In 1974, a developmental psychologist by the name Clare W. Graves published a summary of his lifelong work in the field of bio-psycho-social systems of the human experience. Today, his research is still considered one of the most pioneering endeavors into the field of integral and social psychology that answers the question of how cultures emerge and why. Graves, a contemporary of Maslow of the hierarchy of needs fame, pioneered the use of the term value-systems. I often cringe when I hear the term being misused by someone like comedian Bill Maher when he tries to describe the collective values that define who a person is. In his quest to answer the question of how humans and cultures evolve, Graves studied over a thousand subjects over long periods of time in order to understand their decision-making processes, their preferences and their worldviews, how they chose to spend time, what were the things they placed higher value on over others, etc. He also wanted to understand the dynamics of why his subjects' value preferences changed over time.
Graves identified eight possible levels of psychological development that a human being can belong to based on these value choices. He called these levels value-systems, and here is the widest explanation of what the term values systems is according to Graves: It is a hierarchically ordered, always open to change set of ethics, values, preference, priorities and purposes by which individuals, groups and cultures can come to live. At the core of Graves' work is his claim that humans evolve in response to existential challenges from their environment and as they evolve into higher levels of existence their preferences, or values evolve with them. These value-systems have a spectrum of meaning for words and expressions at every level of personal and cultural stage of development. For example morals have a different meaning for someone belonging to the third level of value systems than they do for someone in the 4th, 5th and 6th levels. Capitalism has a different meaning and different implications for people and cultures belonging to the different value-systems levels. As humans and cultures emerge to higher levels of existence they develop more complexity that includes the lower levels.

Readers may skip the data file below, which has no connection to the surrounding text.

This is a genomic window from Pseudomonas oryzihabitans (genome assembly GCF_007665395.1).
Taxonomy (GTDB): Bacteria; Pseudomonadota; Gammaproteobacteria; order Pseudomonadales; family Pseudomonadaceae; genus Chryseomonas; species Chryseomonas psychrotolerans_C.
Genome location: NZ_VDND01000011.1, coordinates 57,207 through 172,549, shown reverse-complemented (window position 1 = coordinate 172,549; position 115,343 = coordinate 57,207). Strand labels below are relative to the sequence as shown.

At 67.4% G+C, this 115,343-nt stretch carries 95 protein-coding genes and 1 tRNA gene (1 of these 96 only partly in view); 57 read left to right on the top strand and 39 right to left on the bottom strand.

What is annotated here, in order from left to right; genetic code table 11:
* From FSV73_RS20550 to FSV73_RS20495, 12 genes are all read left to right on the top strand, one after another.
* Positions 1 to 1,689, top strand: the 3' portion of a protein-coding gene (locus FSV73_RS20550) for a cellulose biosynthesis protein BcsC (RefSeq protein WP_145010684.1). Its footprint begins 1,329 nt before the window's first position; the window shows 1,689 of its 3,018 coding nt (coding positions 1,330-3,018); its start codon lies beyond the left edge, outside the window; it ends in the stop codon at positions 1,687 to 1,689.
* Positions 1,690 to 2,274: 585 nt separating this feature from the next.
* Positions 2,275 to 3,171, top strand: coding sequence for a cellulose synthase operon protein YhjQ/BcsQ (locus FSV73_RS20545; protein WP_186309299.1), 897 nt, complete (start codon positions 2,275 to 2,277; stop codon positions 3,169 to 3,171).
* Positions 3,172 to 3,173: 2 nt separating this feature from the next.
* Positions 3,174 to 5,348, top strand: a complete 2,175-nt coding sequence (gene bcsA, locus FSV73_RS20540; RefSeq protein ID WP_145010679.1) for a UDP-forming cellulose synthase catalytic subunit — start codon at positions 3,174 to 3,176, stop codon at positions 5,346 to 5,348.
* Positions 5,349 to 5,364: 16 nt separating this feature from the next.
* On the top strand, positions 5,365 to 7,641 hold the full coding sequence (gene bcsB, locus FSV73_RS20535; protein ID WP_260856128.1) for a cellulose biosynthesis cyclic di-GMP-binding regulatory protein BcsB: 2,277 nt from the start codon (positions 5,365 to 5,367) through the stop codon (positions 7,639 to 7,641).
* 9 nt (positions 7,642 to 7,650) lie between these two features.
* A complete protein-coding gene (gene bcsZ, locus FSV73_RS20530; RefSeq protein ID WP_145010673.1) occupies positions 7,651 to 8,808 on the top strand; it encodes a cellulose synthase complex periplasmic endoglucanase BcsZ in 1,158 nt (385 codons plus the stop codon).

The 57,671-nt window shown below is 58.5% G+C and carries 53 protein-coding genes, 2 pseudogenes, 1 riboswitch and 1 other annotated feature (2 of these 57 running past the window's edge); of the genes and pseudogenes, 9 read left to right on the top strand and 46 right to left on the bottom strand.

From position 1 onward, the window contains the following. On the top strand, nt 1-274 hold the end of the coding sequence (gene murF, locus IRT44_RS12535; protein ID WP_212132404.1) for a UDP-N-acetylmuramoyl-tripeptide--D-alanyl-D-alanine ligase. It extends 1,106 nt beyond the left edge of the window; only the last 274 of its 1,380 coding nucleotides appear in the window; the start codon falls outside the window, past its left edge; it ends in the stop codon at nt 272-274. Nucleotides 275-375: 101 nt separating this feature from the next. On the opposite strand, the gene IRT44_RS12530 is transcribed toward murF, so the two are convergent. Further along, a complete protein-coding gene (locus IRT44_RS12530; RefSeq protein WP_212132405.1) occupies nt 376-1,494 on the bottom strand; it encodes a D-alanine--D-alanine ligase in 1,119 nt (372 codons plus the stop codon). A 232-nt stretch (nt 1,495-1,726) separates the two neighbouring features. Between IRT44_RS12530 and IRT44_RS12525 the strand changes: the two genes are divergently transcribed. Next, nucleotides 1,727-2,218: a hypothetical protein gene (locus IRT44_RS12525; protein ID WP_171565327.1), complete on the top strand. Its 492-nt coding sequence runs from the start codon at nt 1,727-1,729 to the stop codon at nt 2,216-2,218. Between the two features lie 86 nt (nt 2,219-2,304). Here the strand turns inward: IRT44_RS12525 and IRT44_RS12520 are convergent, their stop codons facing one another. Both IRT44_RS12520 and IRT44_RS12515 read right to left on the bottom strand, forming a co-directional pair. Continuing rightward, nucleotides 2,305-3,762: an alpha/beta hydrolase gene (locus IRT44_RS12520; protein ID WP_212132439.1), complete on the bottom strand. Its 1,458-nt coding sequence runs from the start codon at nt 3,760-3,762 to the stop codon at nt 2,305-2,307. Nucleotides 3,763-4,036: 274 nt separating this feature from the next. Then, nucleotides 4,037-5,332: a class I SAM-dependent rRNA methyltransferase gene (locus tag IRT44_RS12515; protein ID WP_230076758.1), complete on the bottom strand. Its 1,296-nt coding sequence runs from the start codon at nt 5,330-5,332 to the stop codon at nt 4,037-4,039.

Capitalism in the United States today is representative of the fifth level of values, which is a far more complex form of development than where capitalism is in China, or the Middle East as examples. Graves, and his successor, Don Beck, who I've worked with for the last decade, contend that there are two sides for every value system. There is a healthy and unhealthy expression at every level and the higher the unhealthy expression is, the more damaging it can be to a culture's continued development. Examples of unhealthy expression of the fifth level system in the United States are the practices of the financial sector that brought the global economy close to collapse in 2008.
The eight levels of human existence identified by Graves and Beck's Spiral Dynamics model and the ones I have developed further in my theoretical framework about capitalism are as follows:
1. The survival values system
2. The tribalistic/kinship values system
3. The heroic/egocentric/feudalistic values system
4. The order/temperance/one true way values system
5. The enterprising/strategic/scientific values system
6. The Egalitarian/Humanitarian values system
7. The Integral/Process driven/ Big Picture values system.
8. The Global/organismic/holistic interdependence values system.
Cultural emergence alternates between communal systems and individualistic systems. The complacency and the burden of conformity of the communal system cause the culture to emerge into the individualistic system. In turn, individualistic values if gone unchecked cause the collapse of social order forcing emergence back into the communal system, but at higher values.